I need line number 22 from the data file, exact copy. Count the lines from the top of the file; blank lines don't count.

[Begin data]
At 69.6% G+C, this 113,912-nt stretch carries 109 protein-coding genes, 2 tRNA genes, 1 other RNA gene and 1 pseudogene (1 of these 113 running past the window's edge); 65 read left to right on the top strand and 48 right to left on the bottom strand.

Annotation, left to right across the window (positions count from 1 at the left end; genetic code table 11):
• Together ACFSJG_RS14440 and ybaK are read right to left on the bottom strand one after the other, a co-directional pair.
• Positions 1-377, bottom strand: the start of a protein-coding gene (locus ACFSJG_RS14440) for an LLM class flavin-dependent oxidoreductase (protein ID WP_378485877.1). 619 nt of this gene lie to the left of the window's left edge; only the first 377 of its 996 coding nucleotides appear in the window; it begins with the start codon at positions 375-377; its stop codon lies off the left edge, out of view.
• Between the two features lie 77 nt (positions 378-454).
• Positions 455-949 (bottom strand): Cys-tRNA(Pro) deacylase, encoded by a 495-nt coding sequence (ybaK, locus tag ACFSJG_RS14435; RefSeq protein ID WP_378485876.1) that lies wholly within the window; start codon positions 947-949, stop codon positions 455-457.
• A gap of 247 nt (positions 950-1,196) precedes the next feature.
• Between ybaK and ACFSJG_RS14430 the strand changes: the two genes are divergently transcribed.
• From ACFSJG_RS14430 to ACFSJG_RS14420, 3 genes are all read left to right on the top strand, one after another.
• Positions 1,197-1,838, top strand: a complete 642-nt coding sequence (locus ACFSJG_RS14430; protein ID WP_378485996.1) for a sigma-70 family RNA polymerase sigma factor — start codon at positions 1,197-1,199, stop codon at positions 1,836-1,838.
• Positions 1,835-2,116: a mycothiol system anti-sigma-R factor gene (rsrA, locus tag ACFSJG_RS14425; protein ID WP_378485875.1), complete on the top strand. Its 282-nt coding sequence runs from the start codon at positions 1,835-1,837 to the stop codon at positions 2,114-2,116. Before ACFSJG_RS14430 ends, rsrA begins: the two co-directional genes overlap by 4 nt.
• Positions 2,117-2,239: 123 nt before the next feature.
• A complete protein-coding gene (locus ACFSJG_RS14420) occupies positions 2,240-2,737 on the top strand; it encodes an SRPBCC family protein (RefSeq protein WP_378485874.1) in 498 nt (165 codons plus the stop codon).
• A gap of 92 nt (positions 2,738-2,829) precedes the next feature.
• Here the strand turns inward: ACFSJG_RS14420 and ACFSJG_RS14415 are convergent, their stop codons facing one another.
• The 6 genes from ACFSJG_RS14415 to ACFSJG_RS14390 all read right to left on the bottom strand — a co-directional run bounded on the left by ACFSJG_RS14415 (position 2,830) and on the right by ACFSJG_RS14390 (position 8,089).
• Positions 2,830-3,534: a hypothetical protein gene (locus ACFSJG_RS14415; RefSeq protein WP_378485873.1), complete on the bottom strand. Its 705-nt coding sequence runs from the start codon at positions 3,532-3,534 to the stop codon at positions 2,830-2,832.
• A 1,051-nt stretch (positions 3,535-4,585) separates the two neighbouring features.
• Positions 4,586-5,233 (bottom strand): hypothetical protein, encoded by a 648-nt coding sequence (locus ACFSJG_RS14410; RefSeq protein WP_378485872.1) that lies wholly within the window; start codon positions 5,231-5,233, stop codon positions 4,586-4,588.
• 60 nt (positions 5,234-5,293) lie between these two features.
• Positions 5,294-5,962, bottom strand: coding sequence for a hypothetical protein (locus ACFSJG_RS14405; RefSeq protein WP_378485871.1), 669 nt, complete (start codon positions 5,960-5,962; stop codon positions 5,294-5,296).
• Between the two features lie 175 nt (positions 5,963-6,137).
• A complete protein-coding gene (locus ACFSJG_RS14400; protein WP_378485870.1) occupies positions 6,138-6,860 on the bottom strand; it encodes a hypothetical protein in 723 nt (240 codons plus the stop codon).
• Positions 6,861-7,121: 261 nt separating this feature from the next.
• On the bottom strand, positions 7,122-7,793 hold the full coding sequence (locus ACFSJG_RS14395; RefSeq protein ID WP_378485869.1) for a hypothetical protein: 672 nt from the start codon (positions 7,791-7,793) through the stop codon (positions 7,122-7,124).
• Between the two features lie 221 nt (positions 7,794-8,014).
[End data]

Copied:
• Between the two features lie 175 nt (positions 5,963-6,137).